What wine are you drinking today ?

What a wonderful series of wines! The Leoville  Barton is still in its diapers maybe that’s why it did not stand out. The Egly Ouriet is a great champagne, it is a pity that it’s basic cuvée is going to be £70 this year. I am envious of your wonderful wine loving family. Most of mine are happy with Black Tower!

ekfc63 posted:

Wonderful but it’s a two edged sword. At least Black Tower is affordable!

I can't decide which is the better wine - Black Tower or Blue Nun, though for the same money it's possible to get Sherry which won't be up to much but the higher alcahol content means you stop caring after a couple of glasses, it lasts forever and you can make a trifle and a nice mushroom sauce from the dregs.        

Sherry doesn’t last forever!

(Not in our house anyway)

<<wine geek mode : on>>

In all seriousness, Sherry really does not keep indefinitely. Light Fino Sherry should be consumed - as any other wine - within a few days, and even deliberately oxidised Sherry will go off if left in an open bottle for more than a few weeks.

In my experience people who say they cannot stand Sherry are invariably basing this view on experience of *stale* Sherry (which is fair enough, but not exactly the wine’s fault). At least the days of Dry Sack on an optic (so-to-speak) are now gone.

<<wine geek mode : off>>

rodwsmith posted:

Sherry doesn’t last forever!

(Not in our house anyway)

<<wine geek mode : on>>

In all seriousness, Sherry really does not keep indefinitely. Light Fino Sherry should be consumed - as any other wine - within a few days, and even deliberately oxidised Sherry will go off if left in an open bottle for more than a few weeks.

In my experience people who say they cannot stand Sherry are invariably basing this view on experience of *stale* Sherry (which is fair enough, but not exactly the wine’s fault). At least the days of Dry Sack on an optic (so-to-speak) are now gone.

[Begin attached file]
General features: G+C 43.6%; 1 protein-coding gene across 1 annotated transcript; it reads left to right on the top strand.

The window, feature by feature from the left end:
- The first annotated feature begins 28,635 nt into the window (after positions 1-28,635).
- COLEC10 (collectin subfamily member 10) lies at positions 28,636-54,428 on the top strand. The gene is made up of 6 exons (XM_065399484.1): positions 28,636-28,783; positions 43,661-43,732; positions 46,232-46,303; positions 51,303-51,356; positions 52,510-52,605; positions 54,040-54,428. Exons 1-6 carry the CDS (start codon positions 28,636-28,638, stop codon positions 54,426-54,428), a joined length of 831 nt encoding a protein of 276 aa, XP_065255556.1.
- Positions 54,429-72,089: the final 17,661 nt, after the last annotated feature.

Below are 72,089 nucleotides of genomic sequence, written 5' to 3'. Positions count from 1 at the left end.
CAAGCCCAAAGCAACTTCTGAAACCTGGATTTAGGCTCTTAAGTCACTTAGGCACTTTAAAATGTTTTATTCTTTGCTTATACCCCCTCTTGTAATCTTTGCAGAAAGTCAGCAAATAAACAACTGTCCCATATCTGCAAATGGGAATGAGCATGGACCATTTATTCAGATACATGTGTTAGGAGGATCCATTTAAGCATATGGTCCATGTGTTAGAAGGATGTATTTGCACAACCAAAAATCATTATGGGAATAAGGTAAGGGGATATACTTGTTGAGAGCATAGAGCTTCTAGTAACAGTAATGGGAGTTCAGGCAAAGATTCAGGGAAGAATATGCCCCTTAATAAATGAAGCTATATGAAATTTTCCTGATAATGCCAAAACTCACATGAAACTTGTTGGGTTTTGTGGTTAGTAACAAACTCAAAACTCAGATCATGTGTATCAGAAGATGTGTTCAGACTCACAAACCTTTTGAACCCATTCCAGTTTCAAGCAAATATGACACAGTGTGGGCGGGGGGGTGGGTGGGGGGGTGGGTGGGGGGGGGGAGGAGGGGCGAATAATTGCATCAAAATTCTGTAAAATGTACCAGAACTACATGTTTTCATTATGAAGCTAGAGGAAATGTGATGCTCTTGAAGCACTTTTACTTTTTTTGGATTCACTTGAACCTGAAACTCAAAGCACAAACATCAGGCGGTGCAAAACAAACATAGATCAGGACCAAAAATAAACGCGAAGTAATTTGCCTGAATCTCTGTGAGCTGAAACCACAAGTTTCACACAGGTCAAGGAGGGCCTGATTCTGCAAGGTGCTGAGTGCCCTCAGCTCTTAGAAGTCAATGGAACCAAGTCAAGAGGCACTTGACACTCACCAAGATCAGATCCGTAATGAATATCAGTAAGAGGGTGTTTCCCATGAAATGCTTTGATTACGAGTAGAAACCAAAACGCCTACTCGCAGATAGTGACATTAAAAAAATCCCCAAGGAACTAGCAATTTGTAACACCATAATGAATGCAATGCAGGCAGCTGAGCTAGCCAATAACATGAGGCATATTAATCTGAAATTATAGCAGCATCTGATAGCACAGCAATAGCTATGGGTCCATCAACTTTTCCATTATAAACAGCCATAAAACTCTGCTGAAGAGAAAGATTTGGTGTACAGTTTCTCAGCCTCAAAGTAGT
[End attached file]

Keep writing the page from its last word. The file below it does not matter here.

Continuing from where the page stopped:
<<wine geek mode : off>>

I must apologise for being facetious. Like German Riesling, I think Sherry is much underrated and both suffer from an image issue following heavy promotional campaigns in the 1970's. A chilled Fino is a lovely thing to sip with Tapas and brilliant value considering the work that goes into it, a world away from Emva Cream and Croft Original!

My last wine pic for this "series".   Post dinner flight of '96 Bordeaux.  The Clos du Marquis was tight (less than 30 min decant),  the Lafon Rochet was more open and enjoyable.  The Clerc Milon was as it usually is (ime) i.e. middle of the road nothing outstanding Bordeaux.

 

Domaine de le Mordorée, Lirac 2007 Cuvée La Reine des Bois

Oh my, this is such a treat. Sometimes referred to as a mini-Chateauneuf du Pape. But only by people who are too idle to differentiate how subtly softer this delightful wine is. A velvet fist in a velvet glove.

And I still have two bottles left!

1996 Chambolle Musigny Les Chatelots Domaine Ghislaine Bhartod.

The last of 3 I bought from Layton’s (probably) just after release, so pretty much at en primeur price of around £20-25 a bottle, the others drunk a few years ago.  Decanted for a couple of hours, lovely nose of dark red fruits with earth and mushrooms. On the palate you’re hit with the aggressive 1996 Burgundy acidity, I love acidic wines, so that’s fine for me, YMMV. The fruit flavours are lovely, red currant, strawberry, cherry, earthy and mushroom flavours, white pepper, cinnamon, lovely perfume of spicy red fruits, stays in the mouth for ages. It’s powerful and concentrated, very pure fruits with the secondary mature flavours, not the power of the very finest premier crus, but a very lovely wine if you like acidity in your wine.

nickpeacock posted:

 

Domaine de le Mordorée, Lirac 2007 Cuvée La Reine des Bois

Oh my, this is such a treat. Sometimes referred to as a mini-Chateauneuf du Pape. But only by people who are too idle to differentiate how subtly softer this delightful wine is. A velvet fist in a velvet glove.

And I still have two bottles left!

Ooh, looks lovely. I do like Lirac, and that looks to have great depth of colour after 10 years, suggesting it’s still young on the palate. Personally I find a lot of CndPs a bit clumsy and unsubtle, whil ai have found most Liracs generous and lovely.

Eoink posted:
nickpeacock posted:

 

Domaine de le Mordorée, Lirac 2007 Cuvée La Reine des Bois